Review by CinWin -- If life stinks get your head outta y...

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CinWin
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Review by CinWin -- If life stinks get your head outta y...

Post by CinWin » 27 Jun 2018, 14:22

[Following is a volunteer review of "If life stinks get your head outta your buts" by Mark L. Wdowiak.]
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4 out of 4 stars
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While seemingly short in the number of pages, If Life Stinks, Get Your Head Outta Your But's: A No-Nonsense Guide to Happiness and Success by Mark L. Wdowiak is long in the amount of wisdom provided. It is written in the method of tough love. There will be no coddling or hand-holding in Mark's guide to success. He firmly believes that the only person responsible for both success and failure is you. One cannot blame anyone or anything else and no excuses are allowed. This self-help book is comprised of thirty-two chapters with discussion in three specific areas.

Area One is Crawling. It concentrates on taking responsibility for yourself and your actions. He says that what one focuses on will manifest in your life. Take the focus off your weaknesses and concentrate on your strengths.

Area Two deals with Walking. It is where you take control over your thinking, feelings and emotions. Mark states, "You will be successful if you are willing, able, committed and prepared".

Area Three is Running. Here we learn how to take action on our behalf. The author believes that "all you need to do is to increase your current knowledge and sense of awareness, improve your thinking, behaving, decision making and then take action".

I have read a lot of self-help books on how to be successful and happy, from Tony Robbins to Wayne Dyer, but this book takes a new twist to the standard philosophy they all claim. Mark is very adamant in his belief that you are responsible for everything. You create your life and everything that is happening - good and bad. Only you can change your life into what you want it to be. He is also very "no-nonsense", as the title states, in his teaching approach. Like they used to say in the '80's, "He spits the real". The number one fundamental philosophy is not to ever make excuses. In other words, no "buts" are allowed in Mark's worldview. I found all of these aspects in If Life Stinks, Get Your Head Outta Your But's very refreshing. Also, there were no grammatical errors so I believe it was professionally edited.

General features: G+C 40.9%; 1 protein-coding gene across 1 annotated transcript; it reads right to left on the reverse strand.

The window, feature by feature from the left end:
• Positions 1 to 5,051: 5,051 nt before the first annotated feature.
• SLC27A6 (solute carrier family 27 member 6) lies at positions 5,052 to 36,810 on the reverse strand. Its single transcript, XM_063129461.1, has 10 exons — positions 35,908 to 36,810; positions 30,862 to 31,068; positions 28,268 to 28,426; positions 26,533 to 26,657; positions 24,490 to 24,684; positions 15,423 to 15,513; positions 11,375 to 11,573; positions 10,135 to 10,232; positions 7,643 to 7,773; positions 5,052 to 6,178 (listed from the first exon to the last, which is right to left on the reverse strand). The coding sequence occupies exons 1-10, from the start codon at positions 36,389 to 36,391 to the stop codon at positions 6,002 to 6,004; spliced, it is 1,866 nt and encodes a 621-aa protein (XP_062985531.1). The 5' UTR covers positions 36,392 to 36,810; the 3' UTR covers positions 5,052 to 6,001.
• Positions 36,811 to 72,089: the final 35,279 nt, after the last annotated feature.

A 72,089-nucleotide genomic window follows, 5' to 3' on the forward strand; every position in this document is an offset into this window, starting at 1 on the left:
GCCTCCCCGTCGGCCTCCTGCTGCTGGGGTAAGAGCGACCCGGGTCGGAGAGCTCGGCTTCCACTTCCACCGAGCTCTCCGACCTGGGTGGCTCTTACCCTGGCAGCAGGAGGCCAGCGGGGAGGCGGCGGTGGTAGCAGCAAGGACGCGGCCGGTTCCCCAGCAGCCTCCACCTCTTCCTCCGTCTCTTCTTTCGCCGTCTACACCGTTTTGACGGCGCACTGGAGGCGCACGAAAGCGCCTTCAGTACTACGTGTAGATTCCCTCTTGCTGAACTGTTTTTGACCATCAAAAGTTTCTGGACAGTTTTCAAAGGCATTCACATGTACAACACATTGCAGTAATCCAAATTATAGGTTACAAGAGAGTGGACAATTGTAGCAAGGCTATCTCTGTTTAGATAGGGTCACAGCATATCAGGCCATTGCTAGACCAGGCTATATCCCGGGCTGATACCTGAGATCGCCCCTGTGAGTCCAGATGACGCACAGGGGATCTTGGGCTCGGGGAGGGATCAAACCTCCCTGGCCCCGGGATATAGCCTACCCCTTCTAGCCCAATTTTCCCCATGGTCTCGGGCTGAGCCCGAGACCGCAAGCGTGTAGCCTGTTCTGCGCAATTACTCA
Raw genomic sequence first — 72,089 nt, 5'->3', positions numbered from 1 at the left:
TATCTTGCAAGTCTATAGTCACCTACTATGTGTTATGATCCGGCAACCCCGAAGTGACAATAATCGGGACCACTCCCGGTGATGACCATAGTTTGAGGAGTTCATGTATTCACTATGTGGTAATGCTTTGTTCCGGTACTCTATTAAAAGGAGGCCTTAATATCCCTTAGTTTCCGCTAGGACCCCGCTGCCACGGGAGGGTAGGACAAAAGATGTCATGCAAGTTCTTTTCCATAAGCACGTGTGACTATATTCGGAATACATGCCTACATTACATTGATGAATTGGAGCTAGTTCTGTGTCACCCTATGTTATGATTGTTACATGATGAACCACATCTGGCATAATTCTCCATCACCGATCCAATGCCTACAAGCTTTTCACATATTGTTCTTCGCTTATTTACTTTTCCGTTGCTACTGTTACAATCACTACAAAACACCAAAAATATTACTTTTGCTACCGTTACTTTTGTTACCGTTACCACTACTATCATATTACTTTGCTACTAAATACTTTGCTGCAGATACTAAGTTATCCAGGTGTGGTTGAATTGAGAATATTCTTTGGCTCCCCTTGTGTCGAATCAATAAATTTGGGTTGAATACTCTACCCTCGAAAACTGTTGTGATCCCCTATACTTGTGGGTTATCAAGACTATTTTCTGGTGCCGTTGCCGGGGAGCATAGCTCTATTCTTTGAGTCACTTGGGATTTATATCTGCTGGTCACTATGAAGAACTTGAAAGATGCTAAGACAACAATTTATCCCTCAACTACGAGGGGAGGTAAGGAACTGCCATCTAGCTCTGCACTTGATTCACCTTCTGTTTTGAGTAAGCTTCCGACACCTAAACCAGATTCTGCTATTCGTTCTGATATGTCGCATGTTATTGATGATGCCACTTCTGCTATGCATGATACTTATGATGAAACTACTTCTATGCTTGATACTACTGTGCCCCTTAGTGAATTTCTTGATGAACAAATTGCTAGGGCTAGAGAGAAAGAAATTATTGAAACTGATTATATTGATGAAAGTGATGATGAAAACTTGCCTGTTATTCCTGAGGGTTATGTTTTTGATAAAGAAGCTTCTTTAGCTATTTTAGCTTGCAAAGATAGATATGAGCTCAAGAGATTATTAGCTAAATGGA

The only strange part was at the end of each chapter. He had a place where you were to initial. I thought it a bit counterintuitive since it is an e-book and you really cannot write in it as you could a paper book. Also, instead of the occasional "interesting facts" he inserts at random places, I would have liked to have seen a summation of each of the three areas. This could be in the form of activities to do, or just thoughts to ponder. Except for these two items, the book was a plethora of wisdom and basic common sense. I rate it 4 out of 4 stars. Anyone, at any age, with the desire to improve themselves would enjoy and benefit from reading this thought-provoking book.

As Mark Wdowiak says, "Success is not a destination, it is a continuous journey".

******
If life stinks get your head outta your buts
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Espie